Me doing a Pilates "mermaid" on the sunny deck of the
not-quite-finished strawbale cottage
Pilates in the sunshine is one of Louis's favourite things, too
When it comes to running, I'm more wombat than cheetah. I can trundle along and cover a reasonable amount of ground if I have to - but, Baby, I was not born to run.
Nevertheless, several years ago I used to go for a 3.5km jog most mornings - and all too often, by mid afternoon, I'd have a headache so bad that I had to either lie down or risk falling over.
The headache situation became ridiculous in fairly short order, so I went to the local physiotherapist and described the exact nature of my headaches to her. She listened and nodded, and told me that she was going to attempt to reproduce my headache.
Hmmmm ... OK...
She stuck her thumb into the right side of my neck just under the base of my skull, and bang! Instant headache. This came as no surprise to her - the pain I had described was being caused by muscle tension interfering with a particular nerve in my neck.
Then she got me to demonstrate my walking and jogging for her, and her immediate response was: "Gee, your legs are very different lengths, aren't they?"
What? Really? My legs are different lengths?
She measured my legs from hip to ankle, and sure enough, the right one was almost an inch shorter than the left.
You might be wondering how on Earth I could not have noticed such a large discrepancy in my legs ... but my legs have always just been my legs, and I simply have no experience of what it's like to have legs of equal length.
The physio loosened up my neck for me, gave me a few neck stretches to do, and strongly recommended Pilates. I was so impressed with her diagnosis of my problem that I figured her recommendation of Pilates was probably good advice. In fact, it was one of the best pieces of advice I think I've ever received.
Brooke Siler's amazing "Pilates Body"
I went to the nearest bookshop and was lucky enough to stumble upon Brooke Siler's excellent book: The Pilates Body - "the ultimate at-home guide to strengthening, lengthening and toning your body - without machines".
I just can't praise Siler's book too highly, and I don't think it's an exaggeration to say that it changed my life.
Siler's book is chock-a-block with clear photographs showing each stage of each exercise. The accompanying text is detailed and precise, so it allows you to get started with Pilates in the time it takes to read the introductory chapter - with no expensive equipment or classes necessary.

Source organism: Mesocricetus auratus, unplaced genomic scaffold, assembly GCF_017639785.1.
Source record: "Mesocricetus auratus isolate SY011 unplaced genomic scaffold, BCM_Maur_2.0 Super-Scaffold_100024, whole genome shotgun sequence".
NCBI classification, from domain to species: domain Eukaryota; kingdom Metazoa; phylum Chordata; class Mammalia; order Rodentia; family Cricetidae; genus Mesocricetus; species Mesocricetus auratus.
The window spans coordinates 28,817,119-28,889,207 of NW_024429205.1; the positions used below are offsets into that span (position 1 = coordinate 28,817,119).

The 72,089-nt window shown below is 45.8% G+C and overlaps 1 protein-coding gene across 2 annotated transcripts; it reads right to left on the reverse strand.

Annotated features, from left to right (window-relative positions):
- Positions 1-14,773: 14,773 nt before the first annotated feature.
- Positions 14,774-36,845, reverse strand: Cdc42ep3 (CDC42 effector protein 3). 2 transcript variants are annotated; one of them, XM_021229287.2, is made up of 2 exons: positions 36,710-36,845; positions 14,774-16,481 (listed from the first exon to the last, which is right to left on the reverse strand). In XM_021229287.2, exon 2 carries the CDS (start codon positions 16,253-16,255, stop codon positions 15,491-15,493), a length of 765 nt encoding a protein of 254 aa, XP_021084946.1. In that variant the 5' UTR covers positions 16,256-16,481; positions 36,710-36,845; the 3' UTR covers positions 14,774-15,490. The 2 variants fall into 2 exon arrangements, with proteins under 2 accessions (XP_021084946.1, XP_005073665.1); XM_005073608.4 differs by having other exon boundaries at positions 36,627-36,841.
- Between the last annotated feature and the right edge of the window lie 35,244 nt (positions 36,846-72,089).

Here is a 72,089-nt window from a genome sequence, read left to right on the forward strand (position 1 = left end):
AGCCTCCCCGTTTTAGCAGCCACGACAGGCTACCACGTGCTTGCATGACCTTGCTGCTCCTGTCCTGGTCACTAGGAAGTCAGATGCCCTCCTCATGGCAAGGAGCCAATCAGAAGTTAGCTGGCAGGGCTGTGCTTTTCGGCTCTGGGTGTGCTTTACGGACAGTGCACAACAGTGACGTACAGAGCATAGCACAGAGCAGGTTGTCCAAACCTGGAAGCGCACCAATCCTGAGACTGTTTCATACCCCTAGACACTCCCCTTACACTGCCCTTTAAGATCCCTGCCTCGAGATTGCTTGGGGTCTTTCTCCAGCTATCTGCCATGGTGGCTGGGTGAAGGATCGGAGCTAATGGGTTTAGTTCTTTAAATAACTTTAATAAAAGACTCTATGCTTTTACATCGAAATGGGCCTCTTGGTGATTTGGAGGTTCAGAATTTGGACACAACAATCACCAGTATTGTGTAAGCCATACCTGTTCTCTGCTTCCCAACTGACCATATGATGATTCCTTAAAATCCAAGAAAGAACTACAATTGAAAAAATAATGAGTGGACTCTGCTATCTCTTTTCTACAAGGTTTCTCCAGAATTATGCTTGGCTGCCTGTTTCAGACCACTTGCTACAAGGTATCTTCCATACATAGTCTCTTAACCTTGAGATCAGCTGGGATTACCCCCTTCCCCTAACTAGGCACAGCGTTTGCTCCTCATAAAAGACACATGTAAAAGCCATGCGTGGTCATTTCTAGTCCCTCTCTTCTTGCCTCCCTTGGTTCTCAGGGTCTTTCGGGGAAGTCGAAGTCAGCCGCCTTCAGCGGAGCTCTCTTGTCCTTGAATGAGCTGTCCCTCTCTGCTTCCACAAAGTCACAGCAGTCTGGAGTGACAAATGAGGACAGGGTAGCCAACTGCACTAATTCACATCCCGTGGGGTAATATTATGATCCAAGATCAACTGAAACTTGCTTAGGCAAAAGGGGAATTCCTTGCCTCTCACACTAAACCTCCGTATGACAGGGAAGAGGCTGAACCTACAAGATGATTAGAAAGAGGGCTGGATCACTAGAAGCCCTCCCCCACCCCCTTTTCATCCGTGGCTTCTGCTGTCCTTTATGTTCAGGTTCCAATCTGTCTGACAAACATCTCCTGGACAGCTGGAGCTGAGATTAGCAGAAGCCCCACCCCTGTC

Pilates - yoga for inflexible atheists?
For people who have no idea what Pilates is, I often describe it as yoga minus the spirituality. I don't have much experience with yoga, but I have found that I can't spend 5 minutes researching yoga without coming across references to "spiritual energy" and other kinds of mysticism.
Another point of difference between yoga and Pilates: I've read that, while Joseph Pilates' exercises were strongly influenced by yoga, yoga is more about stretch, while Pilates is more about strength.
I enjoy thinking of Pilates as yoga for atheists - but apparently some Christians approve of Pilates because, unlike yoga, it is "spiritually neutral". Yet, they warn, "there are reasons for Christians to exercise discernment when deciding whether to participate in Pilates exercises", because some Pilates instructors "drink deep from the New Age well"(!)
On the other hand, some long-term devotees of Pilates are appalled by suggestions that Pilates lacks spirituality. According to them, "Pilates has been practically messianic in its spirit and still is for those who understand it. Joe was trying to change the world! We, his followers, were referred to as his disciples."
I'm not convinced that Joseph Pilates' "disciples" help their cause by making Pilates sound like some sort of religious cult. But even I have been tempted, on occasion, to refer to the Pilates exercise program as miraculous. In my experience, it's really that good.
Why I love Pilates
When I first took a look at the Matwork exercises in Brooke Siler's book, I thought: "Easy."
It turned out that I couldn't do even the most basic exercises without resorting to the Siler-approved cheats (she calls them "modifications") for all the poor blobs who are too weak to hold our legs off the floor for a count of 100, or are too inflexible to circle our legs in the air without bending at the knee.
So, the exercises are challenging enough for beginners to be ... challenging. And yet they're easy enough to be achievable with just a few sessions' worth of honest effort.
And once you master a Pilates exercise, my experience is that your body retains a remarkable muscle memory of that exercise, meaning that you'll never find it as hard in the future as you found it the first time you attempted it.
I haven't dedicated a large amount of time to Pilates by any stretch of the imagination: I usually spend about 10 minutes per session, several times a week, doing the first five exercises in the Pilates Mat Program. I don't find it onerous or time consuming - on the contrary, I always feel much better for having done it.
But sometimes, I don't do Pilates for a while - and then I really notice it, because my back starts feeling like a rusty old gate when I get up in the morning. So, back to the mat I go, and the problem can usually be resolved in a couple of minutes with a quick warm-up and a "rollover" or three:
As Joseph Pilates said: "Physical fitness can neither be achieved by wishful thinking nor outright purchase". But if you're willing to invest some time and effort, the rewards can be amazing.
For proof, just take a look at Joe Pilates at the age of 82:
"In 10 sessions, you will feel the difference,
In 20 sessions, you will see the difference,
In 30 sessions, you’ll have an entirely new body" Joseph H. Pilates